‘The Pedersen Kid’ by William H. Gass

Chosen by Daniel Davis Wood

William H. Gass once said he wrote ‘The Pedersen Kid’ “to entertain a toothache”. But his casual levity is a sleight-of-hand, a chicanery that betrays none of the sinister things at the heart of the story. Set in the American Midwest in deepest winter, in a rural clearing distinguished only by a pair of farmhouses, what makes ‘The Pedersen Kid’ so sinister is its smothering snow. The snow abducts and oppresses. It doesn’t just drift or fall; it “curl[s] around” and “crawl[s] over” bodies, and it obliterates all features of the terrain until “[t]here wasn’t anything around. There wasn’t anything: a tree or a stick or a rock whipped bare”. The snow, here, is an impersonal force of nature whose power is subtraction, the erasure of the world, and it becomes all the more sinister when the few inhabitants of this wasteland abuse it for personal ends—to conceal their secrets, their ill intentions, and their whereabouts.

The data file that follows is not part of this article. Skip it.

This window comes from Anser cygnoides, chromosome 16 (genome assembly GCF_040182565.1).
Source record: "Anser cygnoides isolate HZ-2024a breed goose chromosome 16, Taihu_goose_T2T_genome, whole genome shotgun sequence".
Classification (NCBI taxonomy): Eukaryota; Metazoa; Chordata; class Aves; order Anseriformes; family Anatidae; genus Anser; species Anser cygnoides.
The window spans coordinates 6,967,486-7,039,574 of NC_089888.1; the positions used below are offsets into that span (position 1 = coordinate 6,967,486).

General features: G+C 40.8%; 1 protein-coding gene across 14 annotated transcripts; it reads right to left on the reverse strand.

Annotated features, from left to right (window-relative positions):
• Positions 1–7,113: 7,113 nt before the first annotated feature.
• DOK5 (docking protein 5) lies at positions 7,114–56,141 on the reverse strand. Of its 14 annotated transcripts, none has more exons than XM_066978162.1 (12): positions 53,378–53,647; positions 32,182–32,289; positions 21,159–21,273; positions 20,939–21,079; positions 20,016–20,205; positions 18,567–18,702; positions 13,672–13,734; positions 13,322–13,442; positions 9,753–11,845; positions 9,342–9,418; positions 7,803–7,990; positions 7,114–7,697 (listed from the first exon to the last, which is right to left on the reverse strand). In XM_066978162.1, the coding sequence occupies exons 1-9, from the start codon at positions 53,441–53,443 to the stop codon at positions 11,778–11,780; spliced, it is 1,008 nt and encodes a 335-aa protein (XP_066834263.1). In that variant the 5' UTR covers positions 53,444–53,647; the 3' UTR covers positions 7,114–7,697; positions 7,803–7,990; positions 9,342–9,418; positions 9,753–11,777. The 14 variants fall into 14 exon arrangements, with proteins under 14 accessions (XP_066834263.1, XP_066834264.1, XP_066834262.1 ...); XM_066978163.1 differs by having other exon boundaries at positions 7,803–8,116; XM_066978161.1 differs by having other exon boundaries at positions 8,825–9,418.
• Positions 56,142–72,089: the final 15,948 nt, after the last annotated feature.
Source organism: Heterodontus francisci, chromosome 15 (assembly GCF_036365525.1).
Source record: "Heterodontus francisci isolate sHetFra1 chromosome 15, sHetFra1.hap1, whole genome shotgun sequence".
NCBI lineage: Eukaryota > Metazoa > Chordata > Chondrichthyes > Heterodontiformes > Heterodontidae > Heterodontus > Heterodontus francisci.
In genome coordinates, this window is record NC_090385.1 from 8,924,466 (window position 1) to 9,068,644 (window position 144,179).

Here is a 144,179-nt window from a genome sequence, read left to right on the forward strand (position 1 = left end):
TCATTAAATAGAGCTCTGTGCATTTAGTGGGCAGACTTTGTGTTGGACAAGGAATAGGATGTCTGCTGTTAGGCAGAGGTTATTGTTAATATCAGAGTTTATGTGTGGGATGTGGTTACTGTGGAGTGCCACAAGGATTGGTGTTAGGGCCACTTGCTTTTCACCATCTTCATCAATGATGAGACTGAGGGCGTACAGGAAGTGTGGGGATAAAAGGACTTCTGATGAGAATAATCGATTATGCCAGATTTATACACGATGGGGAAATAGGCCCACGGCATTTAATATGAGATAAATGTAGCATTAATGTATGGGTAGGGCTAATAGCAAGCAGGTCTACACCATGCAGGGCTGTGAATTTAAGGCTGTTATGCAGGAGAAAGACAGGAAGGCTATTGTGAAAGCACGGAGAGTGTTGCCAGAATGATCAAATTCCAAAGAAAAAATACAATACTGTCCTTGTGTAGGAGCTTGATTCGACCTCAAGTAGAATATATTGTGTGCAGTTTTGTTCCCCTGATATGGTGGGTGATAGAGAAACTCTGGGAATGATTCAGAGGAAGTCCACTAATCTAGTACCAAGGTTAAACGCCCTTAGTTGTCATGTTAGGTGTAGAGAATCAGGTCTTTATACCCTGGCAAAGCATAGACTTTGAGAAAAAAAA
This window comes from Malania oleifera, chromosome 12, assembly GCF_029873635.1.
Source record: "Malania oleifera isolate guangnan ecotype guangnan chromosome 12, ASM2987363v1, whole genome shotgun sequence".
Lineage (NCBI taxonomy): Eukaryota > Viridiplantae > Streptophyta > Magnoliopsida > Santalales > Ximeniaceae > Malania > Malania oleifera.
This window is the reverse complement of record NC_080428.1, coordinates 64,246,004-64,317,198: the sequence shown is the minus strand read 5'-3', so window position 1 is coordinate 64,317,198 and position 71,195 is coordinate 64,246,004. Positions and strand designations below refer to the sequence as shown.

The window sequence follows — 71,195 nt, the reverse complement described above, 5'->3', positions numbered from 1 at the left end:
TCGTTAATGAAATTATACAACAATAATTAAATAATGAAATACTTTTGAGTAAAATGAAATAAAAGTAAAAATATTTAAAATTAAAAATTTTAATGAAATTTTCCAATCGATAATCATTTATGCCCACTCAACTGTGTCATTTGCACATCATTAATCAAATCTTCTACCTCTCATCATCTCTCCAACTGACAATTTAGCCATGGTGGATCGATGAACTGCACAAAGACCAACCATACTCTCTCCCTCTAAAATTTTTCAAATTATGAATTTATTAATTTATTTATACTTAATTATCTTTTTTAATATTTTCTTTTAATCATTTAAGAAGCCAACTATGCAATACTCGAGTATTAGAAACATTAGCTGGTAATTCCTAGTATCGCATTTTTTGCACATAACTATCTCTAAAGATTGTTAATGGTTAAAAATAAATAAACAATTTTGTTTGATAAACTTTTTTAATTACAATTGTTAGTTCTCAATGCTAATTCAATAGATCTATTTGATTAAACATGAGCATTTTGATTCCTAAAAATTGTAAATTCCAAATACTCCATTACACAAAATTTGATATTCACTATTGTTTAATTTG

Usually with Gass, the artistry lies in the exuberance of the language. In ‘The Pedersen Kid’, though, it’s more to be found in the quite atypical tone: muted, indeed anodyne, in a way that suggests cold calculations behind each and every line. There’s a good deal of action, appropriately seasonal—a child returns from the dead (maybe) to offer a sort of salvation—but what abides, finally, is the chilling composure of the sentences with which Gass takes the measure of human souls as denuded as the snowscape around them.

First published in MSS, 1961. Collected in In the Heart of the Heart of the Country, HarperCollins, 1968, and The William H Gass Reader, Penguin Random House, 2018. * Daniel Davis Wood is a writer based in Scotland. His début novel, Blood and Bone, won the Viva La Novella Prize in his native Australia, and his follow-up, At the Edge of the Solid World, was published to acclaim in 2020. He also runs Splice (www.ThisIsSplice.co.uk), a small press focusing on adventurous, unconventional literature. You can read his other contributions to A Personal Anthology here.

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